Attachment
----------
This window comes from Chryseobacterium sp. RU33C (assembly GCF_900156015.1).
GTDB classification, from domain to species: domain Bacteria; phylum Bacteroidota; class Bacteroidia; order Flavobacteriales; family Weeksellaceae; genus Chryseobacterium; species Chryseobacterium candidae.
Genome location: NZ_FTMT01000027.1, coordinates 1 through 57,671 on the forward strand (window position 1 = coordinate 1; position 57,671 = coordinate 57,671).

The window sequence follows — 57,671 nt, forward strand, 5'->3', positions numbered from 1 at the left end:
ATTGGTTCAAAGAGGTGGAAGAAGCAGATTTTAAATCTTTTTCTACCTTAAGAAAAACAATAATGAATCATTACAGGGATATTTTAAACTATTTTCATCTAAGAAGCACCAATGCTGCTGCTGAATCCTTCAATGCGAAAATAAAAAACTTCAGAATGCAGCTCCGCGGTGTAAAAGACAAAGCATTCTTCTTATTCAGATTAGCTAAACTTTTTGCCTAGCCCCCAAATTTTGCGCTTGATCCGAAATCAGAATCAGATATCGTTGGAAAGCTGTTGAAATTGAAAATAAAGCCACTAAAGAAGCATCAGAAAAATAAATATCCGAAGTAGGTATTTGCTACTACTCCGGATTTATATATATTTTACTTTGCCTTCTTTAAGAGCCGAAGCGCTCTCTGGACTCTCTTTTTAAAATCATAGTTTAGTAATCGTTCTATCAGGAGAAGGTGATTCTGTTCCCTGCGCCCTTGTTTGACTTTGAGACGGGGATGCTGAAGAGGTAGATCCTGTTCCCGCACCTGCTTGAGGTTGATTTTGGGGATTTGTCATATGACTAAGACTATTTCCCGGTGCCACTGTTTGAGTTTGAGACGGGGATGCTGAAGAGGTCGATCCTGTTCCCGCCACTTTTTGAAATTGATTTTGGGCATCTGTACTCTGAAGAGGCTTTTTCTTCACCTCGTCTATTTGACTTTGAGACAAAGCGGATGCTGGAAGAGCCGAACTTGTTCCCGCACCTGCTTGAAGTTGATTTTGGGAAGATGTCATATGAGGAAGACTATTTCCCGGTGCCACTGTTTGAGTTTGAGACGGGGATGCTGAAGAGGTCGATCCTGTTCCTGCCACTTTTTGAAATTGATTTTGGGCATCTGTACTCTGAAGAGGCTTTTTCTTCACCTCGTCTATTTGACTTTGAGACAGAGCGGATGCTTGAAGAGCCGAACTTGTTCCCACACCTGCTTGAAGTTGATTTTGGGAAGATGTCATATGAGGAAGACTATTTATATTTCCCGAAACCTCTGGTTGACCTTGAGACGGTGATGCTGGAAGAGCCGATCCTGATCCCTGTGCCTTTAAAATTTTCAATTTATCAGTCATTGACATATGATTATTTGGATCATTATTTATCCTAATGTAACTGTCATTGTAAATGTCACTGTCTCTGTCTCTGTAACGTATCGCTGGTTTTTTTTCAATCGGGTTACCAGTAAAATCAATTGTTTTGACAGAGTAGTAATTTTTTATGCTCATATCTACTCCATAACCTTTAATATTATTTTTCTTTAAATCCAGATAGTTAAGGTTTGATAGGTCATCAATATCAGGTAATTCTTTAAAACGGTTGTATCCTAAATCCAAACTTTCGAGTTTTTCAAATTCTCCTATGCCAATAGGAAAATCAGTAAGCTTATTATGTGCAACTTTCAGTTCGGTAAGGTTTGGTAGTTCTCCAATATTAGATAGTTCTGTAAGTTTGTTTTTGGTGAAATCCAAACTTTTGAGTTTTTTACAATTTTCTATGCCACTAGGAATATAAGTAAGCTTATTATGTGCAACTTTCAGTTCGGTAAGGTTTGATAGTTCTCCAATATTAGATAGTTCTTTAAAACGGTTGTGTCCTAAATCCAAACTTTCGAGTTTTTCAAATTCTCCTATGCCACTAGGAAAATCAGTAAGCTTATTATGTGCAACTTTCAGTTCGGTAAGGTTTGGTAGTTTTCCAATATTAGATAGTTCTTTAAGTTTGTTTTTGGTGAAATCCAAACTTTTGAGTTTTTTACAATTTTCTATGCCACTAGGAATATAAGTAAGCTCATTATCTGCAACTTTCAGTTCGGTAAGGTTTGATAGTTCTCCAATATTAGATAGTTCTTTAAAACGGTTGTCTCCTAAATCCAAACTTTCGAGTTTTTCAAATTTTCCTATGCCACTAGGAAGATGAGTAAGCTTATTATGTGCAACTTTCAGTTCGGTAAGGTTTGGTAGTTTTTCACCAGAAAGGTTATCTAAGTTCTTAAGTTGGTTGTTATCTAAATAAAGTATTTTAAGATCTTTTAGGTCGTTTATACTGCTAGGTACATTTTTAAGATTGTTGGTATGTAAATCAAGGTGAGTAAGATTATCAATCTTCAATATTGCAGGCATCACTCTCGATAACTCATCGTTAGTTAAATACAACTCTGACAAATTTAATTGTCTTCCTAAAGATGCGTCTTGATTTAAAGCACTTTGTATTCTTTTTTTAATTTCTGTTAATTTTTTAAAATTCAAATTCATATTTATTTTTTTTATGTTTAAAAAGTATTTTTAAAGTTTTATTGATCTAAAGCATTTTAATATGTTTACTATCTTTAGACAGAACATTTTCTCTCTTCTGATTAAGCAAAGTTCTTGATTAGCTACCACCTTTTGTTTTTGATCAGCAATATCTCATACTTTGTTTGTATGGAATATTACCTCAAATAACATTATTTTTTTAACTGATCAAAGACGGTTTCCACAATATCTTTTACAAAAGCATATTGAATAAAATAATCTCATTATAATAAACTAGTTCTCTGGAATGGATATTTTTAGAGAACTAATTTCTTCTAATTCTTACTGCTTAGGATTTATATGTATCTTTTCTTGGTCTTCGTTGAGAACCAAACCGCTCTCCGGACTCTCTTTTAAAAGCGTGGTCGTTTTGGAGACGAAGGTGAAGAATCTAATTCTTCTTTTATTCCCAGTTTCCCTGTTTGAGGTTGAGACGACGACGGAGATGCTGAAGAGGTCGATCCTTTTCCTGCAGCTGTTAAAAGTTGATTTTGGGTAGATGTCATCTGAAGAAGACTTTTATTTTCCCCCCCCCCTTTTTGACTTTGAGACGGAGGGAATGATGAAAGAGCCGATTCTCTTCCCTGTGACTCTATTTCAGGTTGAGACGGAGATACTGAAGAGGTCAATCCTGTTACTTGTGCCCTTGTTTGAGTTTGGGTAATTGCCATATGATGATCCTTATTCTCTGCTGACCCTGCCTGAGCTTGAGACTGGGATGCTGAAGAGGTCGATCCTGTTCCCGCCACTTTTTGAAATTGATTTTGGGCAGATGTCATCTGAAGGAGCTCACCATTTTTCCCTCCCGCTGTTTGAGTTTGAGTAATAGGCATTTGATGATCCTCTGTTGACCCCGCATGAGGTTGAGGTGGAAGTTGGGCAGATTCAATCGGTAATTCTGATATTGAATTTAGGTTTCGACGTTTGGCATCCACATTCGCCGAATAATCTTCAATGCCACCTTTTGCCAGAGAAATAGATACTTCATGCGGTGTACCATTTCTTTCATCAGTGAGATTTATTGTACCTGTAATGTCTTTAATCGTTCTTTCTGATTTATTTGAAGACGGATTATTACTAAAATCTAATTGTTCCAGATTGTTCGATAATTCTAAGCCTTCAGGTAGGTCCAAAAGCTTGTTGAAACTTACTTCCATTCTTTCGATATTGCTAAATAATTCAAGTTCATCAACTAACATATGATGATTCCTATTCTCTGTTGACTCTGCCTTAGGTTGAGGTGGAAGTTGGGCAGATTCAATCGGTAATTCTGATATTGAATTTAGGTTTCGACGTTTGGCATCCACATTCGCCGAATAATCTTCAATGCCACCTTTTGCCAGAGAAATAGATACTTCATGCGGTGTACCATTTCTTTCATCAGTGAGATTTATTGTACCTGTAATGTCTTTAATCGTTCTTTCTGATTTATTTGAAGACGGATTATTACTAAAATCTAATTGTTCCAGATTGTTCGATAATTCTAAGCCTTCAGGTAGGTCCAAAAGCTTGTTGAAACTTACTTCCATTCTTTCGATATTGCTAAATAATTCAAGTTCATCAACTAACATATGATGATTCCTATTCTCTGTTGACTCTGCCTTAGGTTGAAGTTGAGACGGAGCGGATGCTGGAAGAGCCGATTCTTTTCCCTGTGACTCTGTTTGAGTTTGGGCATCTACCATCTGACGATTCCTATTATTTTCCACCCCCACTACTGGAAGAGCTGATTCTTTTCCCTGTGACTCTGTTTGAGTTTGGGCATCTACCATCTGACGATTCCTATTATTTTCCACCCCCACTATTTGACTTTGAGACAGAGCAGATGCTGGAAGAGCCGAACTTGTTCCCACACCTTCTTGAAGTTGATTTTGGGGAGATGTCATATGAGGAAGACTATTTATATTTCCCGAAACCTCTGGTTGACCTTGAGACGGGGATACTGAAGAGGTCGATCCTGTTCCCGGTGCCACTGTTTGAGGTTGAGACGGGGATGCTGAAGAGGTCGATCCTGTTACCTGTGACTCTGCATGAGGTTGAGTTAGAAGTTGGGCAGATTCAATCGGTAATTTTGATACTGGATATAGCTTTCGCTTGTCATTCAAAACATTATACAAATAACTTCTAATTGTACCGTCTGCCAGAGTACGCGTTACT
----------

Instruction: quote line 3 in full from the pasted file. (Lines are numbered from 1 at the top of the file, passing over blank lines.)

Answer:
Genome location: NZ_FTMT01000027.1, coordinates 1 through 57,671 on the forward strand (window position 1 = coordinate 1; position 57,671 = coordinate 57,671).